PCC rejects Heather Mills complaint

A complaint by Heather Mills that claims that Piers Morgan had introduced her to ex-husband Sir Paul McCartney were inaccurate has been rejected by the Press Complaints Commission (PCC).

The Press watchdog also found that a description of Mills in the Mail on Sunday as being the writer of "nothing but bleating letters of complaint to newspapers and divorce lawyers" did not breach editors' rules.



Ms Mills complained that the article published on March 7 and headlined: "The 100 British celebrities who really matter," was inaccurate and therefore breached Clause 1 of the Editors' Code of Practice.



The Mail on Sunday's "top 100" list was compiled by Britain's Got Talent judge Morgan, with a rundown of each person featured.



Mills appeared at number 100 - and Morgan described his "eternal shame" at having "introduced" the pair at a charity bash.



Former Dancing on Ice contestant Mills said that this claim, which had been made on numerous occasions over the years, was incorrect.



She stated Sir Paul had seen his future wife speak at the Daily Mirror Pride of Britain Awards and had contacted her afterwards and they had not met during the event itself, let alone been physically introduced by Morgan.



Mills also said the piece was inaccurate in saying that she was the writer of "nothing but bleating letters of complaint to newspapers and divorce lawyers" which Morgan felt contrasted to Sir Paul - "the brilliantly talented writer of Yesterday and Hey Jude".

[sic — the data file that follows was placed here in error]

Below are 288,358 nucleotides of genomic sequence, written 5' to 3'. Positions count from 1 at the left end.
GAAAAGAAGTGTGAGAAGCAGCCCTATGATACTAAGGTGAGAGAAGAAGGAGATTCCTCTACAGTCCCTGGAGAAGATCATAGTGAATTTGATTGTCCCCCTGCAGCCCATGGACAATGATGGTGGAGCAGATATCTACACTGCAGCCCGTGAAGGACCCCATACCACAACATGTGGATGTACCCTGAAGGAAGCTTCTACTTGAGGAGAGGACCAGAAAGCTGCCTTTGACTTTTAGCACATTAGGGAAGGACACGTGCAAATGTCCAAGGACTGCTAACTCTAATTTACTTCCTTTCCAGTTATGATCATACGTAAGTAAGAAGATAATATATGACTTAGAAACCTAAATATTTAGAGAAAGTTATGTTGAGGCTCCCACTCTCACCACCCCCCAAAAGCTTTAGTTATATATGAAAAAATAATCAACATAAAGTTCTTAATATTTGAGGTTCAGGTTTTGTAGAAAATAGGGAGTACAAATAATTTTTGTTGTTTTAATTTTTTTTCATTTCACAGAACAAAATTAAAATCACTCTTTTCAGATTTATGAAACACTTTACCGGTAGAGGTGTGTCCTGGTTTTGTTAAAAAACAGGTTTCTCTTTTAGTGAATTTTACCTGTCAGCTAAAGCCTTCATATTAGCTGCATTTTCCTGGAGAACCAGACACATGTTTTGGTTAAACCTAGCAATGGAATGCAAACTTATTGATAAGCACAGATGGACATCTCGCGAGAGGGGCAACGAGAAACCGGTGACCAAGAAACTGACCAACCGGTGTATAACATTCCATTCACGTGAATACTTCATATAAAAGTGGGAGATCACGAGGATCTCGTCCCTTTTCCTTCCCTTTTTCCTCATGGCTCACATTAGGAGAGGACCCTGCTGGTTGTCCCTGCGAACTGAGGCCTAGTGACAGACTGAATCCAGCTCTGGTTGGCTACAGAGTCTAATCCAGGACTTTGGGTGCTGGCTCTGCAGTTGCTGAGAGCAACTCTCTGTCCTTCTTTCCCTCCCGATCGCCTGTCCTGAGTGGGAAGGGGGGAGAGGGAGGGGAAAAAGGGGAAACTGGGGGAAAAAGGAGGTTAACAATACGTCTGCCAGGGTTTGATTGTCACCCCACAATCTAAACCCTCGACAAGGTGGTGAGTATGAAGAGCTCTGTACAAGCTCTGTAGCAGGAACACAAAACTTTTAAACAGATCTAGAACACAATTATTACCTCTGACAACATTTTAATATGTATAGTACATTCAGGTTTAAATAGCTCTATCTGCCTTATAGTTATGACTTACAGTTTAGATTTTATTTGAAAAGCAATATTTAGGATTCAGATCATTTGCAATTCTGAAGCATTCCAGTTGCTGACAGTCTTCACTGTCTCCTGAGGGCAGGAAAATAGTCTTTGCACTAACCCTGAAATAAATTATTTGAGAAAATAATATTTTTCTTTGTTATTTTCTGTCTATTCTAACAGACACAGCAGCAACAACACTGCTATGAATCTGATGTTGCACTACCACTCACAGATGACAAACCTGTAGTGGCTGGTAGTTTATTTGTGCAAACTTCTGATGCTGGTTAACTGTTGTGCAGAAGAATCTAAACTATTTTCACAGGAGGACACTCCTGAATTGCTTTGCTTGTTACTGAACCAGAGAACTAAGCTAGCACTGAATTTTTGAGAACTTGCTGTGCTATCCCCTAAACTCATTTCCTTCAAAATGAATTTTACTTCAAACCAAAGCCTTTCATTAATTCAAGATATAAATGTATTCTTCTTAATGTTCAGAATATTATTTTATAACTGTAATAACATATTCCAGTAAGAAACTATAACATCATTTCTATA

She pointed out that she had in fact "written at least three books and is currently working on another".



The newspaper said that in 1999, former Daily Mirror editor Morgan had invited Mills and Sir Paul to the Pride of Britain Awards.



During the event, at which Mills made a speech, Sir Paul and Morgan were seated next to one another.



Morgan told Sir Paul all about Mills and why he had invited her to the awards.



Morgan's recollection was that he had physically introduced the pair to one another as guests mingled after the ceremony - and at Morgan's specific suggestion, Sir Paul called Mills after the event and offered to make a substantial donation to her charity.



The couple began dating soon afterwards and it could not be doubted that Mr Morgan was the conduit for their getting together, the newspaper said.



The Commission, which decided not to uphold Mills's complaint, said it was not in a position to reconcile Mills's and Morgan's conflicting recollections.



It noted that no complaint had been made in the past, despite Morgan having made the claim on several occasions.



The PCC found: "However, it was not in dispute that it was at an event organised by Mr Morgan's newspaper that Sir Paul had seen Ms Mills for the first time, that he contacted her shortly afterwards (apparently at Mr Morgan's suggestion) and that he and Ms Mills subsequently began dating.



"Given that Mr Morgan had invited both guests to the event, the Commission did not consider that it was misleading to suggest that he had effectively been the means to their introduction."



The PCC said that regarding Mills's "bleating letters" complaint, the Commission acknowledged that Mills had written a number of books.



It continued: "However, in the context of a comment piece, the Commission considered that readers would generally have recognised that Mr Morgan was making a rhetorical point about the relative merits or memorability (in his personal view) of Sir Paul McCartney's written work and Ms Mills's written work.



"There was no breach of the Editors' Code in relation to this part of the complaint either."

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